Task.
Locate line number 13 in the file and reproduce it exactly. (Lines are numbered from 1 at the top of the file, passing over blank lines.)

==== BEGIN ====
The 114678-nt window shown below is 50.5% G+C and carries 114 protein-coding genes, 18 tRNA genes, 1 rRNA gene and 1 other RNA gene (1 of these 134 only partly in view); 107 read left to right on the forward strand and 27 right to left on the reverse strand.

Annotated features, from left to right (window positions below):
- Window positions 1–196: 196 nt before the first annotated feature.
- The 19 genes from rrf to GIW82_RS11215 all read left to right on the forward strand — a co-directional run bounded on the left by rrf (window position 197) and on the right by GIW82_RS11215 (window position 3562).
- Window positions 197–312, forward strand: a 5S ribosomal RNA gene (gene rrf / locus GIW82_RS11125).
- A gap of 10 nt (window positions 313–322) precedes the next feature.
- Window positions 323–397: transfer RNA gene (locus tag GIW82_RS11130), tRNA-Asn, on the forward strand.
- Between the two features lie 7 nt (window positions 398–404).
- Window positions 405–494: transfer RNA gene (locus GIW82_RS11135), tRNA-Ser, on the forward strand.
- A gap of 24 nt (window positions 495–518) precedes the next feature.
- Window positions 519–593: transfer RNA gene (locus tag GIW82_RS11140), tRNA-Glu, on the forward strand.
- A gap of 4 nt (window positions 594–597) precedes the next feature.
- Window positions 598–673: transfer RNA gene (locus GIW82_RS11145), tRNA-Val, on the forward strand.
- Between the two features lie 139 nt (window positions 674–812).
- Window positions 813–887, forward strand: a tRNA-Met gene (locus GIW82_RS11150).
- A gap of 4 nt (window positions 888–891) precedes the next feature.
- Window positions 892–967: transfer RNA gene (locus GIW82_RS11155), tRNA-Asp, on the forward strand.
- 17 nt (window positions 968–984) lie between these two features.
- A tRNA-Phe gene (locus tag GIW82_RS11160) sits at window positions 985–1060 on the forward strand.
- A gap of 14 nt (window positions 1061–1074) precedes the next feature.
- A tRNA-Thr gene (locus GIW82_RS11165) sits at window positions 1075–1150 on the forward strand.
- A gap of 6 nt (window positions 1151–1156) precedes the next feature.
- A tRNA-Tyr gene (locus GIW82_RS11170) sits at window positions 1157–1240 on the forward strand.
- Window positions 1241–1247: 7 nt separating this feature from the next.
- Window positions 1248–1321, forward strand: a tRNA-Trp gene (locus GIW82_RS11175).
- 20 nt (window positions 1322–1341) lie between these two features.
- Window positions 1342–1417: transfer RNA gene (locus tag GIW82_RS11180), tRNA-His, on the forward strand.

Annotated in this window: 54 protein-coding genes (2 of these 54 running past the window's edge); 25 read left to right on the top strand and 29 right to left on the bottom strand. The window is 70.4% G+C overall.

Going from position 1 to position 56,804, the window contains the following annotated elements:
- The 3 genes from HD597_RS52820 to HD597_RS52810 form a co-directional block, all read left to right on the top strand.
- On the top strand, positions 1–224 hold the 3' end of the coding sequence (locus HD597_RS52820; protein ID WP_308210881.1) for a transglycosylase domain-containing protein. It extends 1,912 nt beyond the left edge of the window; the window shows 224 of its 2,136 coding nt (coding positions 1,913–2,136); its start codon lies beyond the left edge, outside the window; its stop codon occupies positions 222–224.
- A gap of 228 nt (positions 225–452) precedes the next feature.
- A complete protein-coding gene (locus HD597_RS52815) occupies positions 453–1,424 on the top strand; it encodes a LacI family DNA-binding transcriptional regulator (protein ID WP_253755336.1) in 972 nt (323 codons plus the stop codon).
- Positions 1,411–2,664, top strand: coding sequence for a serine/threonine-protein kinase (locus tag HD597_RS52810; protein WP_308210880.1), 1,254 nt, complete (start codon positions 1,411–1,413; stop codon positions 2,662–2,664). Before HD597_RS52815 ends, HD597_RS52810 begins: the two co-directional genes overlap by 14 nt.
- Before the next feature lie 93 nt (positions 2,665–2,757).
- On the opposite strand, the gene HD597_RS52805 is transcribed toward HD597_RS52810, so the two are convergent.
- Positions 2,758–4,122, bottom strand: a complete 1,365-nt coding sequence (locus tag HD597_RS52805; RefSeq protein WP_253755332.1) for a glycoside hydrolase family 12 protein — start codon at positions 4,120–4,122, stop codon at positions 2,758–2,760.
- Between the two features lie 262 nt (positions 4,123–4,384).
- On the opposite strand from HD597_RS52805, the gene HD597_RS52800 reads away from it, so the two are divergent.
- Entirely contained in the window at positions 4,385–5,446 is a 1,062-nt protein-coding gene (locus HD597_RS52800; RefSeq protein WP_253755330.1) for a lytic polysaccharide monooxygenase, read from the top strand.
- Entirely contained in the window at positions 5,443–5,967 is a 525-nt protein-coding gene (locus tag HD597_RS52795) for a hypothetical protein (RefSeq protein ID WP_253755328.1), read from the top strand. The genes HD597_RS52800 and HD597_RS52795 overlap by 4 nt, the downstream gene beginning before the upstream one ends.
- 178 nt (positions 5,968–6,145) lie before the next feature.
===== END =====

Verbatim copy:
- Window positions 598–673: transfer RNA gene (locus GIW82_RS11145), tRNA-Val, on the forward strand.